Local History | The Heat Embargo | Back
A lightly edited transcription of a page 12 article in the 14 Feb 1918 Simcoe Reformer newspaper.

Last Saturday and Monday, stores and other business places, observed heatless days in Simcoe.

It is to be hoped that if the Fuel Controller ever feels it necessary to repeat the experiment, he will take warning from this experience and avoid some very unfortunate errors.

The indefiniteness and vacillation that characterized the instructions sent out from Ottawa, and the lack of harmony between the views of officers at Ottawa and Toronto wrought no little confusion.

It is generally considered that it was a mistake to include a Saturday among the closed days, and it should not be repeated.

The general opinion is, too, that discrimination between different sorts of fuel should not be continued. 

The object of the order was, of course, primarily, to conserve coal. Only coal was mentioned in the original proclamation. Places heating with wood or oil were not effected.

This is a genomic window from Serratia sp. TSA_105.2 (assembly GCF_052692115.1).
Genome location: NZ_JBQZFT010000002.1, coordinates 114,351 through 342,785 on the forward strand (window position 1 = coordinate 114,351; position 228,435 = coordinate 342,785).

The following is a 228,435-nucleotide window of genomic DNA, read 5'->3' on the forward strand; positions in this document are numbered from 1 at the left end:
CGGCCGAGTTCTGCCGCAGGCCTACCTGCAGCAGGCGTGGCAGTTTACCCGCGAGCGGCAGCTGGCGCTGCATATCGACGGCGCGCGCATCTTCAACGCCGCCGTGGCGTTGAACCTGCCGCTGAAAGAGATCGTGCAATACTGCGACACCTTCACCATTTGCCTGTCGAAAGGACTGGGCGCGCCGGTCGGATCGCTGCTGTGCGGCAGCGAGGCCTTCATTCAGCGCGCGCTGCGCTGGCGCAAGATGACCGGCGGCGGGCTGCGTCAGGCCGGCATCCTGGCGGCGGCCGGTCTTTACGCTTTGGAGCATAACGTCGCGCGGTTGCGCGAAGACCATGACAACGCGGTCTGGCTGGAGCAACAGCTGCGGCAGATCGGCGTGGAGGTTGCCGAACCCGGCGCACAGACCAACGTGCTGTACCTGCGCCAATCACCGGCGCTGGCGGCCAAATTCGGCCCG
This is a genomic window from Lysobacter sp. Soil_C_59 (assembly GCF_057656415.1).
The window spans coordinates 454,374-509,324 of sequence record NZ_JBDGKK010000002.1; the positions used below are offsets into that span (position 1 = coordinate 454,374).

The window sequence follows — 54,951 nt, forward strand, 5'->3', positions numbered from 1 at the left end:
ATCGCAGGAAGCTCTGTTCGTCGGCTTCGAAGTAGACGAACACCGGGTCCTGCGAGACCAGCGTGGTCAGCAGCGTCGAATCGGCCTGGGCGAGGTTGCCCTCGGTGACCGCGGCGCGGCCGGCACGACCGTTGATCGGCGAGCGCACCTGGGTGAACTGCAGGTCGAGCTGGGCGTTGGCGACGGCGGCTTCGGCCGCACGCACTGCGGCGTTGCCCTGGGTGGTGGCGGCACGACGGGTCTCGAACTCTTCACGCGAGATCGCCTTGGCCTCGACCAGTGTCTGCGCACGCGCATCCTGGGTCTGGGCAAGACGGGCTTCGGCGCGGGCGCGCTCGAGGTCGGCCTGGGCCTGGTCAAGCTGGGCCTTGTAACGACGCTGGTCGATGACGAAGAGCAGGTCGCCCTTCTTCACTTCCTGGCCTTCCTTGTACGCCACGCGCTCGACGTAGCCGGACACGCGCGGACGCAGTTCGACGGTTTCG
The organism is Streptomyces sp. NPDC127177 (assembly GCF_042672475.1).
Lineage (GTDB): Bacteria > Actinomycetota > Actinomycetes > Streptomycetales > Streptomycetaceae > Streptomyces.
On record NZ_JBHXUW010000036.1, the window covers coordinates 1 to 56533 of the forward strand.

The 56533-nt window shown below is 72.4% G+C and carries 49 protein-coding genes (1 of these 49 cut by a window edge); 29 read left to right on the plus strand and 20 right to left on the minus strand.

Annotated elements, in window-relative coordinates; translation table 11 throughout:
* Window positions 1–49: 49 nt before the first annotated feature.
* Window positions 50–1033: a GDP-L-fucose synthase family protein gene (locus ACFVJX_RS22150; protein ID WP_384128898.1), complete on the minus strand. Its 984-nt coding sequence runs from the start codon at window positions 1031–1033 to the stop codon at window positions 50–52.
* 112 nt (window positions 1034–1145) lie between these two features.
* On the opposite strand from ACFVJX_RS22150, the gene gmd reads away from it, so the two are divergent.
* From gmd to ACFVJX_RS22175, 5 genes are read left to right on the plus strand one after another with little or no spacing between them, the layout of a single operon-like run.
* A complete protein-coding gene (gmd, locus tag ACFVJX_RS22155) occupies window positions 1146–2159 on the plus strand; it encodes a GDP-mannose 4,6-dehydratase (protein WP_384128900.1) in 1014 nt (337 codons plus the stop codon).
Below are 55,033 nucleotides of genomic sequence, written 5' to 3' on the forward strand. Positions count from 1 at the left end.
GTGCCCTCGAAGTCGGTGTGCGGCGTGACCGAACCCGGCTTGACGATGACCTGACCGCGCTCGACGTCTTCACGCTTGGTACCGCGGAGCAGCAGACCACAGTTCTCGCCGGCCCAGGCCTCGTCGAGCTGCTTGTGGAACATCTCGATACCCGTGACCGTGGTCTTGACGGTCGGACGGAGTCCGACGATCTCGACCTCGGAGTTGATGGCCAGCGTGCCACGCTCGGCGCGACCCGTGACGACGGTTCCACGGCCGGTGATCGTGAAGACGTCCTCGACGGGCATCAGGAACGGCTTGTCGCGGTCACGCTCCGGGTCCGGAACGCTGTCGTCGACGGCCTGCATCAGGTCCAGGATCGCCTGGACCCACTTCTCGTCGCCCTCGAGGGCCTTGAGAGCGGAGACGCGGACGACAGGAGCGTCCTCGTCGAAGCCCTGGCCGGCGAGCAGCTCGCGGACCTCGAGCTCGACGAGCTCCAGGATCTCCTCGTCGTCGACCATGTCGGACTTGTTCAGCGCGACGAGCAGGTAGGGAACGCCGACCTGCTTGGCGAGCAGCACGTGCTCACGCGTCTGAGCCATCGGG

The following day, the order was amended to include oil and wood, with coal, in the embargo. But it was explicitly stated that towns heating exclusively with natural gas need not close.

This announcement came in Wednesday's papers and was responsible for the notice printed in The Reformer that Simcoe stores would not be closed.

We had in type at that time an announcement ready for printing notifying our readers that Simcoe stores would be closed Saturday to Monday. But under instructions of the leading advertising business men of the town, the notice that did appear was printed [last Thursday].

On Friday morning came the request from the authorities and from the Provincial retail Association, that even those towns which under a strict interpretation of the closing order had the legal right to stay open, should close.

An expression of opinion from the merchants of the town was then obtained, when a large majority declared for standing by the spirit instead of the letter of the order, and close up. Bills were printed and circulated quickly both in town and country, the result being three quiet days in town. 

Copyright 2015 John Cardiff